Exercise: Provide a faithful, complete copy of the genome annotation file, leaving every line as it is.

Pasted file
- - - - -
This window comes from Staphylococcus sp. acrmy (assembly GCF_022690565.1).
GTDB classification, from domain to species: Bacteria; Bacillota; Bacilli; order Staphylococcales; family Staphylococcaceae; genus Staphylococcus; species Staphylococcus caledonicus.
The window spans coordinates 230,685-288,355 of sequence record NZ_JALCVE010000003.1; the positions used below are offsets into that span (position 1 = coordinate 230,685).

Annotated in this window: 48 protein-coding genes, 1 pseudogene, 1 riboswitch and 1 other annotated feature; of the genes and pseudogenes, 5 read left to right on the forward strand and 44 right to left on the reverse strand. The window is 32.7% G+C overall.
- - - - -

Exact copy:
This window comes from Staphylococcus sp. acrmy (assembly GCF_022690565.1).
GTDB classification, from domain to species: Bacteria; Bacillota; Bacilli; order Staphylococcales; family Staphylococcaceae; genus Staphylococcus; species Staphylococcus caledonicus.
The window spans coordinates 230,685-288,355 of sequence record NZ_JALCVE010000003.1; the positions used below are offsets into that span (position 1 = coordinate 230,685).

Annotated in this window: 48 protein-coding genes, 1 pseudogene, 1 riboswitch and 1 other annotated feature; of the genes and pseudogenes, 5 read left to right on the forward strand and 44 right to left on the reverse strand. The window is 32.7% G+C overall.